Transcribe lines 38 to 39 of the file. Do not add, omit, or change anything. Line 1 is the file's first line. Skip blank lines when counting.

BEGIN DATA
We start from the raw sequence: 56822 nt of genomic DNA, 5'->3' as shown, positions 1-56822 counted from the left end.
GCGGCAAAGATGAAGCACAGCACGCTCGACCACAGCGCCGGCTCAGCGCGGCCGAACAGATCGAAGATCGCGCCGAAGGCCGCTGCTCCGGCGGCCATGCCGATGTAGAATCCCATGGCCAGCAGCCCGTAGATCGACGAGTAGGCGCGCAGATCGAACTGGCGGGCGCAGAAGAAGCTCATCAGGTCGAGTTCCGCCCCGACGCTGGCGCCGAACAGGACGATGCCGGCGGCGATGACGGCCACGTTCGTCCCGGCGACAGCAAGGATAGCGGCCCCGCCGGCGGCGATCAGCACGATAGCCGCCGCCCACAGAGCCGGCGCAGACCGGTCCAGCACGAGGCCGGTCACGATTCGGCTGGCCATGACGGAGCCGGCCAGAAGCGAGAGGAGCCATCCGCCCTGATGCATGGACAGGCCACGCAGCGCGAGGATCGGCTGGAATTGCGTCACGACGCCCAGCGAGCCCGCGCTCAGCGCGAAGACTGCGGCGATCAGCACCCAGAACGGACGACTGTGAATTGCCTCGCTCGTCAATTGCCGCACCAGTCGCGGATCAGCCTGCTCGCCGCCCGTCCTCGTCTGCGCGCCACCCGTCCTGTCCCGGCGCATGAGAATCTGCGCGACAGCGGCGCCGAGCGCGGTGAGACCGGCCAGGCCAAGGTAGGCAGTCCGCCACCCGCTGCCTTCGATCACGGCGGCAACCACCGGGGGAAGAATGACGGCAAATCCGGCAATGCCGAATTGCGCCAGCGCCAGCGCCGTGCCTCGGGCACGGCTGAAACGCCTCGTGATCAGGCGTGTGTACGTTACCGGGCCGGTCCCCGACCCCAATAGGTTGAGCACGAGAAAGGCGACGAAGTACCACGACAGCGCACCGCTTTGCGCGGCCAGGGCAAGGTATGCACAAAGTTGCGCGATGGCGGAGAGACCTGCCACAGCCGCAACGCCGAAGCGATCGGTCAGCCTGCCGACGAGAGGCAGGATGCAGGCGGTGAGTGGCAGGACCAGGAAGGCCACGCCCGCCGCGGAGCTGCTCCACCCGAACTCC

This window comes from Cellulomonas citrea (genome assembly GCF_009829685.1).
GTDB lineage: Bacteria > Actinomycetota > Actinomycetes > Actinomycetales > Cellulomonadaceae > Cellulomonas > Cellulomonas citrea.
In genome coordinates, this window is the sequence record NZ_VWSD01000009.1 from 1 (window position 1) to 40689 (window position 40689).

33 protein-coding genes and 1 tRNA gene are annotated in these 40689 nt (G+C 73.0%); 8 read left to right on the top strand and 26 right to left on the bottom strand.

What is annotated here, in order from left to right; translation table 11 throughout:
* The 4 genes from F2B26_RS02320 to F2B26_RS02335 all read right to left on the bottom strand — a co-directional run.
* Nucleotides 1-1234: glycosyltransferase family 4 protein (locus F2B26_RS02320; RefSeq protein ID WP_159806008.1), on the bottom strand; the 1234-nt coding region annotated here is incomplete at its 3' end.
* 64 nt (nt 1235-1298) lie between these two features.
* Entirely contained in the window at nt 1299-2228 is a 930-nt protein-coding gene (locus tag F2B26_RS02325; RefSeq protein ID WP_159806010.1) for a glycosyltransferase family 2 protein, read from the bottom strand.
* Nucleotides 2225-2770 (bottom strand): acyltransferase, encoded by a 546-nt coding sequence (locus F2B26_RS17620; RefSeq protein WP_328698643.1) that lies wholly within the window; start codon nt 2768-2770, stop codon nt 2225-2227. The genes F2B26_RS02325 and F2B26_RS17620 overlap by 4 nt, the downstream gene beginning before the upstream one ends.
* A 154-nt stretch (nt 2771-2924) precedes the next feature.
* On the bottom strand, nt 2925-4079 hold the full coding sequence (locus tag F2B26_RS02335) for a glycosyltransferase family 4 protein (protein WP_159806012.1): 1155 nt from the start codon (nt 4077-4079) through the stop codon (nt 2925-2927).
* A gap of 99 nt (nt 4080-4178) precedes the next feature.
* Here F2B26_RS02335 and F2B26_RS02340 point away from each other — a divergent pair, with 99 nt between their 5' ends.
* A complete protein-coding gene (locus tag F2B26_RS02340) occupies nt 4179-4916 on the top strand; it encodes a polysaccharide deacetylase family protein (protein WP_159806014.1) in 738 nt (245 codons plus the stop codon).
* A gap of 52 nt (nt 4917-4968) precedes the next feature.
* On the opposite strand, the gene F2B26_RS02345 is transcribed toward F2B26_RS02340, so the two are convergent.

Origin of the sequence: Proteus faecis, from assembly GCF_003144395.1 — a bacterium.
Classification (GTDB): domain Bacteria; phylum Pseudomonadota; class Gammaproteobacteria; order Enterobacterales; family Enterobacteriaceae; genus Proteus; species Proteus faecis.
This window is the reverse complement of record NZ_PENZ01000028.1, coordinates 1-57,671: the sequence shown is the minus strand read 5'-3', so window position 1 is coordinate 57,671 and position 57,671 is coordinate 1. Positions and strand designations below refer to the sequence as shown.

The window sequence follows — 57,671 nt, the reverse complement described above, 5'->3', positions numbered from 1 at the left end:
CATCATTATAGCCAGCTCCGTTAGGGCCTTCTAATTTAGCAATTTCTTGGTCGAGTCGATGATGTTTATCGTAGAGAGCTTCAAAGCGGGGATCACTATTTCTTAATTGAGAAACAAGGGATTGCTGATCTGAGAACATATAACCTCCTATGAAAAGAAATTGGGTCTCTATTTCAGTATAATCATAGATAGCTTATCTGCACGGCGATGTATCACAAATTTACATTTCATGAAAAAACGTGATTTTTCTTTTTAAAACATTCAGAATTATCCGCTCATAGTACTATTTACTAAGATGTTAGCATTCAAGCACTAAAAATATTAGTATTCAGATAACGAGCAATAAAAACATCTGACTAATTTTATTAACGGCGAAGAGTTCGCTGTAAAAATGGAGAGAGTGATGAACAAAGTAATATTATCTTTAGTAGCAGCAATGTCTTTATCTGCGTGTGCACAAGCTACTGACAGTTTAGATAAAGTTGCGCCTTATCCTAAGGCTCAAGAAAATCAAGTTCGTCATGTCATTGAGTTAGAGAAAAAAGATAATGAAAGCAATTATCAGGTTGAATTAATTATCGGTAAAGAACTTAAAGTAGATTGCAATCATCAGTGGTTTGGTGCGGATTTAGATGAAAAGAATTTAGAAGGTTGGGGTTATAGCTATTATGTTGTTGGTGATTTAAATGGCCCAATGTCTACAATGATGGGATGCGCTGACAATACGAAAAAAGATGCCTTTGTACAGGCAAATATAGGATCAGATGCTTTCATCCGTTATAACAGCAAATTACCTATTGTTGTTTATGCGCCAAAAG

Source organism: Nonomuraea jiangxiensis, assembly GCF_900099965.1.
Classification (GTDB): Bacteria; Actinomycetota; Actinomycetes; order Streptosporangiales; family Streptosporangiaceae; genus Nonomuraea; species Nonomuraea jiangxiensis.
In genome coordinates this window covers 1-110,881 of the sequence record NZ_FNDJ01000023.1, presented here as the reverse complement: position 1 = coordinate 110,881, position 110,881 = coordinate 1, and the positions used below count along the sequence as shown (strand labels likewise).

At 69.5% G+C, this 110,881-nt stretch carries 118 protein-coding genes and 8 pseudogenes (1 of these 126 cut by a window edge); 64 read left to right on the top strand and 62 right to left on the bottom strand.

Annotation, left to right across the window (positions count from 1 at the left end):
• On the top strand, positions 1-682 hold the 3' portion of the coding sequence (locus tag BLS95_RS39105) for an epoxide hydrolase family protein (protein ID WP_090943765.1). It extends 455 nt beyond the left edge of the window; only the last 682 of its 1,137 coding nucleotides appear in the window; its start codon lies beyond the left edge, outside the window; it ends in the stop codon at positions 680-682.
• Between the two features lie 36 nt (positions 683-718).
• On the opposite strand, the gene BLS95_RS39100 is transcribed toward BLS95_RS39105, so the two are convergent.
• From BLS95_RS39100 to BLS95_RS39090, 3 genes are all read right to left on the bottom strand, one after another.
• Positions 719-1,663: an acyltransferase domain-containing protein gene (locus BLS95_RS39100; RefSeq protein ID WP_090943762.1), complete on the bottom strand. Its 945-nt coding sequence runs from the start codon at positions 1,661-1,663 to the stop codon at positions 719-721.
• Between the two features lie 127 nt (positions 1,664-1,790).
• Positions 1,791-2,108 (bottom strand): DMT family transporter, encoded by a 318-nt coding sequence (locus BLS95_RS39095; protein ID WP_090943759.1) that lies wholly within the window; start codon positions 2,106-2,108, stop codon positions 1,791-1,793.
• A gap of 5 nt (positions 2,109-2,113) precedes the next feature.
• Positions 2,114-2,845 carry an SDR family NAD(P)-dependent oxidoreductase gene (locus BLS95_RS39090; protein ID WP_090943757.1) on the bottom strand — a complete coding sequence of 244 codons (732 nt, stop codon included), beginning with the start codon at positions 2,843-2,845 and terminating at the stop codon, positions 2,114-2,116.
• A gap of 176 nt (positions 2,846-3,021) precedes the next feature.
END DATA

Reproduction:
• Positions 2,114-2,845 carry an SDR family NAD(P)-dependent oxidoreductase gene (locus BLS95_RS39090; protein ID WP_090943757.1) on the bottom strand — a complete coding sequence of 244 codons (732 nt, stop codon included), beginning with the start codon at positions 2,843-2,845 and terminating at the stop codon, positions 2,114-2,116.
• A gap of 176 nt (positions 2,846-3,021) precedes the next feature.